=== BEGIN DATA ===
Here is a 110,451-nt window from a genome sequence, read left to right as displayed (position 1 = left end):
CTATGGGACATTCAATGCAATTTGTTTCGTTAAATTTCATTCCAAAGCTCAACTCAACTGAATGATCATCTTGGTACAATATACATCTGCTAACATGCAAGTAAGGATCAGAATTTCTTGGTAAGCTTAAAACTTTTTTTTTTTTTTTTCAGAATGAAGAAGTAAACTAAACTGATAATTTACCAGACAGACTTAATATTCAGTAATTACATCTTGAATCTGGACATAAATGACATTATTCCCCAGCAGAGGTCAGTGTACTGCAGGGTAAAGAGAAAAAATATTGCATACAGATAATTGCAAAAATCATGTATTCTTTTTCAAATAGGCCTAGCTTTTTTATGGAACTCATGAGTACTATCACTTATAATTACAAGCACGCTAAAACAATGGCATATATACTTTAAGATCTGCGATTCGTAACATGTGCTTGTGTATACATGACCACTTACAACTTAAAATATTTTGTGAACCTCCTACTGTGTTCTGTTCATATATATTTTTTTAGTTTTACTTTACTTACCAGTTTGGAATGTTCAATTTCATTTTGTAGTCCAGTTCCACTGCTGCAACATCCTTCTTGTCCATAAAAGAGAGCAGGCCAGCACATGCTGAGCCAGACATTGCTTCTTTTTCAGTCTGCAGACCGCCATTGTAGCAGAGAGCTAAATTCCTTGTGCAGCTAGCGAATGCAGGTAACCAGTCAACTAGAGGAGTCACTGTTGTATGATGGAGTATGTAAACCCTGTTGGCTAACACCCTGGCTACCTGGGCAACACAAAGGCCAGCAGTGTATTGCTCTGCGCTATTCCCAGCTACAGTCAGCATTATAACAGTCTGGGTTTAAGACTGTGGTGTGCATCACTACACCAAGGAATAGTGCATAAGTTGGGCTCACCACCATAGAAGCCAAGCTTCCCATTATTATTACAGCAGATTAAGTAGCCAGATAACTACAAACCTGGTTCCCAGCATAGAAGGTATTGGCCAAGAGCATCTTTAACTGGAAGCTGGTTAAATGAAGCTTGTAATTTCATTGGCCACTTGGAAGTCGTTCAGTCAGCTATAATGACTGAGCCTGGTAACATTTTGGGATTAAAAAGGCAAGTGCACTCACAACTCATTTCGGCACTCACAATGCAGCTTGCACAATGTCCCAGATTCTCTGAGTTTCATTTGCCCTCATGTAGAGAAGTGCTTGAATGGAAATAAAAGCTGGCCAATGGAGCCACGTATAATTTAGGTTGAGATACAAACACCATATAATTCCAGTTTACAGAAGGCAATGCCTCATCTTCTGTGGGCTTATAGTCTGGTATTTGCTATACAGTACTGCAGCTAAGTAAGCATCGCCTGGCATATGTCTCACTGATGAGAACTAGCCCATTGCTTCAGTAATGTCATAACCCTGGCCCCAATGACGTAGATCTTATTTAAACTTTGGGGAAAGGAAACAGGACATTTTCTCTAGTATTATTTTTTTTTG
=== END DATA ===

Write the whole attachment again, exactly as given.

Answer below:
Here is a 110,451-nt window from a genome sequence, read left to right as displayed (position 1 = left end):
CTATGGGACATTCAATGCAATTTGTTTCGTTAAATTTCATTCCAAAGCTCAACTCAACTGAATGATCATCTTGGTACAATATACATCTGCTAACATGCAAGTAAGGATCAGAATTTCTTGGTAAGCTTAAAACTTTTTTTTTTTTTTTTCAGAATGAAGAAGTAAACTAAACTGATAATTTACCAGACAGACTTAATATTCAGTAATTACATCTTGAATCTGGACATAAATGACATTATTCCCCAGCAGAGGTCAGTGTACTGCAGGGTAAAGAGAAAAAATATTGCATACAGATAATTGCAAAAATCATGTATTCTTTTTCAAATAGGCCTAGCTTTTTTATGGAACTCATGAGTACTATCACTTATAATTACAAGCACGCTAAAACAATGGCATATATACTTTAAGATCTGCGATTCGTAACATGTGCTTGTGTATACATGACCACTTACAACTTAAAATATTTTGTGAACCTCCTACTGTGTTCTGTTCATATATATTTTTTTAGTTTTACTTTACTTACCAGTTTGGAATGTTCAATTTCATTTTGTAGTCCAGTTCCACTGCTGCAACATCCTTCTTGTCCATAAAAGAGAGCAGGCCAGCACATGCTGAGCCAGACATTGCTTCTTTTTCAGTCTGCAGACCGCCATTGTAGCAGAGAGCTAAATTCCTTGTGCAGCTAGCGAATGCAGGTAACCAGTCAACTAGAGGAGTCACTGTTGTATGATGGAGTATGTAAACCCTGTTGGCTAACACCCTGGCTACCTGGGCAACACAAAGGCCAGCAGTGTATTGCTCTGCGCTATTCCCAGCTACAGTCAGCATTATAACAGTCTGGGTTTAAGACTGTGGTGTGCATCACTACACCAAGGAATAGTGCATAAGTTGGGCTCACCACCATAGAAGCCAAGCTTCCCATTATTATTACAGCAGATTAAGTAGCCAGATAACTACAAACCTGGTTCCCAGCATAGAAGGTATTGGCCAAGAGCATCTTTAACTGGAAGCTGGTTAAATGAAGCTTGTAATTTCATTGGCCACTTGGAAGTCGTTCAGTCAGCTATAATGACTGAGCCTGGTAACATTTTGGGATTAAAAAGGCAAGTGCACTCACAACTCATTTCGGCACTCACAATGCAGCTTGCACAATGTCCCAGATTCTCTGAGTTTCATTTGCCCTCATGTAGAGAAGTGCTTGAATGGAAATAAAAGCTGGCCAATGGAGCCACGTATAATTTAGGTTGAGATACAAACACCATATAATTCCAGTTTACAGAAGGCAATGCCTCATCTTCTGTGGGCTTATAGTCTGGTATTTGCTATACAGTACTGCAGCTAAGTAAGCATCGCCTGGCATATGTCTCACTGATGAGAACTAGCCCATTGCTTCAGTAATGTCATAACCCTGGCCCCAATGACGTAGATCTTATTTAAACTTTGGGGAAAGGAAACAGGACATTTTCTCTAGTATTATTTTTTTTTG